Protection of Contractual Rights: A Tale of Two Constitutional Provisions

NYU Journal of Law & Liberty, Vol. 1, 370 (2005)

Vanderbilt Public Law Research Paper No. 05-29

37 Pages Posted: 19 Oct 2005 Last revised: 25 Jan 2018

See all articles by James W. Ely

James W. Ely

Vanderbilt University - Law School

Abstract

This essay contrasts two constitutional provisions that were employed during the nineteenth and early twentieth centuries to protect contractual obligations from legislative interference. It explores why the contract clause, once among the most important provisions of the Constitution, gradually eroded in the late nineteenth century and was eclipsed by the liberty of contract doctrine under the due process clause of the Fourteenth Amendment. The essay suggests that a possible explanation may be found in the growing commitment to economic liberty which stressed freedom to enter contracts and was concerned about the extent to which the public law branch of the contract clause shielded business enterprise from competition. It further points out that courts gave only modest protection to contracts under either the contract clause or the liberty of contract doctrine.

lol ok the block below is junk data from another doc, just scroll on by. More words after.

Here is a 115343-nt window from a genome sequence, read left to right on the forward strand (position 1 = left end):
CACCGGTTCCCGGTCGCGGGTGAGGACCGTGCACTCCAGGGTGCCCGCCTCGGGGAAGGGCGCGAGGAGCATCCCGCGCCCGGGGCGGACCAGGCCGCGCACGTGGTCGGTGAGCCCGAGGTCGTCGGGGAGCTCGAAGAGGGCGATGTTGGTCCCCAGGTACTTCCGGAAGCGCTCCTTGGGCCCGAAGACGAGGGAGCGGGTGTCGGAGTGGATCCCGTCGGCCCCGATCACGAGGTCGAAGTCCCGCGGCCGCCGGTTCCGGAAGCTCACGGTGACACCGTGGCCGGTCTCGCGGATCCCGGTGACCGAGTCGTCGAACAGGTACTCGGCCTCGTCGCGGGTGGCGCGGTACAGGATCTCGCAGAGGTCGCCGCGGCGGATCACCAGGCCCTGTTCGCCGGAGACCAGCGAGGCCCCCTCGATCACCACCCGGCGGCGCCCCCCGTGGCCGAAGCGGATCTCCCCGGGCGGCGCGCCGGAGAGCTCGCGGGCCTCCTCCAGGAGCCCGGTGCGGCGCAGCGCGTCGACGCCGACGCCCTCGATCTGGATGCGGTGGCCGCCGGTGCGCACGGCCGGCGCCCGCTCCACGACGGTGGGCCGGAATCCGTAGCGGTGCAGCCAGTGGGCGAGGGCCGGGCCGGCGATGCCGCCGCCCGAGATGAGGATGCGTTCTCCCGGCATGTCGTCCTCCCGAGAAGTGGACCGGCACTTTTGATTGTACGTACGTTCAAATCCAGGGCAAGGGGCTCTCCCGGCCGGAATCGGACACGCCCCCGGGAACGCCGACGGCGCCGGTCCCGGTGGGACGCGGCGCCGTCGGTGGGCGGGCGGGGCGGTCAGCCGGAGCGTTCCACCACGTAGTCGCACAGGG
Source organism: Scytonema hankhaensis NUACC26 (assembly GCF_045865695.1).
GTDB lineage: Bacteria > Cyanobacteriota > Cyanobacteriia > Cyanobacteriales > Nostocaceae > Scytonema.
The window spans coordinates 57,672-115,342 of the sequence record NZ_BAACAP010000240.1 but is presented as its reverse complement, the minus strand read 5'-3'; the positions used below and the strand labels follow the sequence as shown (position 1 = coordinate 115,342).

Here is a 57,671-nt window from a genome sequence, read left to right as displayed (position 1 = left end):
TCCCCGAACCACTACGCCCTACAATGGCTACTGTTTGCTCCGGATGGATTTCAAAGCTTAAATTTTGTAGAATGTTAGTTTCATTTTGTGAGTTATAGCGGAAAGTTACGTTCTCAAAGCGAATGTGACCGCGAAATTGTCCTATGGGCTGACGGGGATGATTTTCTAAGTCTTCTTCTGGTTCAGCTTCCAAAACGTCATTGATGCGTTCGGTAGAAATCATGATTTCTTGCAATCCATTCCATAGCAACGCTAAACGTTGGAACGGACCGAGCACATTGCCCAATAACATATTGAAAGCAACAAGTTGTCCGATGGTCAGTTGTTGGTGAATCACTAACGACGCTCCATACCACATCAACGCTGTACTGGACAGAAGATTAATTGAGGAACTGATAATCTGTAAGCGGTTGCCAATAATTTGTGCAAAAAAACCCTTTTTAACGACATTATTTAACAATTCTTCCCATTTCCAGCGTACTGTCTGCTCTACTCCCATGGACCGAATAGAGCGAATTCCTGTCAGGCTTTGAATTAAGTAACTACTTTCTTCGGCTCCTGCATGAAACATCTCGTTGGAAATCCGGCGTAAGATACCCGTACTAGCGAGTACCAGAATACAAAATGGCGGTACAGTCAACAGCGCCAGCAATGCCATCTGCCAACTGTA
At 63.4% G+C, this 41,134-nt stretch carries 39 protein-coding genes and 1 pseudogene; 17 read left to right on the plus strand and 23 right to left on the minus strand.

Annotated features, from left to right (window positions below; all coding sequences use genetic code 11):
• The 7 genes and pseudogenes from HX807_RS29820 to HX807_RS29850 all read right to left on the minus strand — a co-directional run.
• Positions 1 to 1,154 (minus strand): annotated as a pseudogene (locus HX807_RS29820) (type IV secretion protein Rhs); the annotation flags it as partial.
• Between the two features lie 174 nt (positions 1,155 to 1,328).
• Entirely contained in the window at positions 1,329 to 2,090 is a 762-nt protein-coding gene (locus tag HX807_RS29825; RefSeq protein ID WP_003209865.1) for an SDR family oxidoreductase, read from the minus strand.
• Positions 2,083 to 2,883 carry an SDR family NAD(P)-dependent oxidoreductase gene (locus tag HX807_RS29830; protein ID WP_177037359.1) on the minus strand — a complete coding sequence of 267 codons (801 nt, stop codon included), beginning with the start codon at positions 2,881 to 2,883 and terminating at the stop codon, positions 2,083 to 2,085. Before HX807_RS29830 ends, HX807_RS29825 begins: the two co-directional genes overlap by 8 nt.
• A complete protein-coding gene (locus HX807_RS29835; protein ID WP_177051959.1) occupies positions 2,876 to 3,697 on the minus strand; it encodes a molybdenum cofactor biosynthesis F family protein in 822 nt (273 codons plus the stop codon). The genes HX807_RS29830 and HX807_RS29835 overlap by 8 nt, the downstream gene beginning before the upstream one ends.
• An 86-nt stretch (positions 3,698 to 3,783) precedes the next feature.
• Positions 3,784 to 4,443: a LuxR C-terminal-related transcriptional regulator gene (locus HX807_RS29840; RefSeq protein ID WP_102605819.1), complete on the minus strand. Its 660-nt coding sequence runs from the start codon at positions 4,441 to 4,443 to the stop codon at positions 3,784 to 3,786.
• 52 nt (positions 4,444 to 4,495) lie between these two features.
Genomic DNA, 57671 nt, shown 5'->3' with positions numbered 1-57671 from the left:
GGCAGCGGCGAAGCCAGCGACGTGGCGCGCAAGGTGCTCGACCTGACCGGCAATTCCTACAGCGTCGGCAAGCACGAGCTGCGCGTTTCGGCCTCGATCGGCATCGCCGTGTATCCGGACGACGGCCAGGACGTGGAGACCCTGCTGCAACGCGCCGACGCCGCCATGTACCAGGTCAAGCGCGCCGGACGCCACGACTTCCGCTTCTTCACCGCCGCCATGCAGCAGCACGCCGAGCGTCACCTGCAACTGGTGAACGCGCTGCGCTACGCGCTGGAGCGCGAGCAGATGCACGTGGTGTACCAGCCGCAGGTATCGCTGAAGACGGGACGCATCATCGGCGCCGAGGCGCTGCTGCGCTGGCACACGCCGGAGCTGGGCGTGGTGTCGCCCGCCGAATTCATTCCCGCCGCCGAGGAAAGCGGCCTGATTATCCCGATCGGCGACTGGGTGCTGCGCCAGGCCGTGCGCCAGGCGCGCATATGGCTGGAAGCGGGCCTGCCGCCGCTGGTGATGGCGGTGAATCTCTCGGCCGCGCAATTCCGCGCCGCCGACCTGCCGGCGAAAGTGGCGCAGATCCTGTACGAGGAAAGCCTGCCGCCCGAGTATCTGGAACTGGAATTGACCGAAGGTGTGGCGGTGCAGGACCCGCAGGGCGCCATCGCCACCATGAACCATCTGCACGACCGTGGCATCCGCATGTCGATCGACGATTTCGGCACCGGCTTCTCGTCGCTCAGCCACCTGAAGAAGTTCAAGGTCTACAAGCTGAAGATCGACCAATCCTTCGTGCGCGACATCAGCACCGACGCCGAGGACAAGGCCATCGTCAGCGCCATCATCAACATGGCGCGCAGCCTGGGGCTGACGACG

Keywords: Lochner, liberty of contract, due process, contract clause, Fourteenth Amendment

Suggested Citation

Ely, James W., Protection of Contractual Rights: A Tale of Two Constitutional Provisions. NYU Journal of Law & Liberty, Vol. 1, 370 (2005), Vanderbilt Public Law Research Paper No. 05-29, Available at SSRN: https://ssrn.com/abstract=820366

James W. Ely (Contact Author)

Vanderbilt University - Law School ( email )

131 21st Avenue South
Nashville, TN 37203-1181
United States

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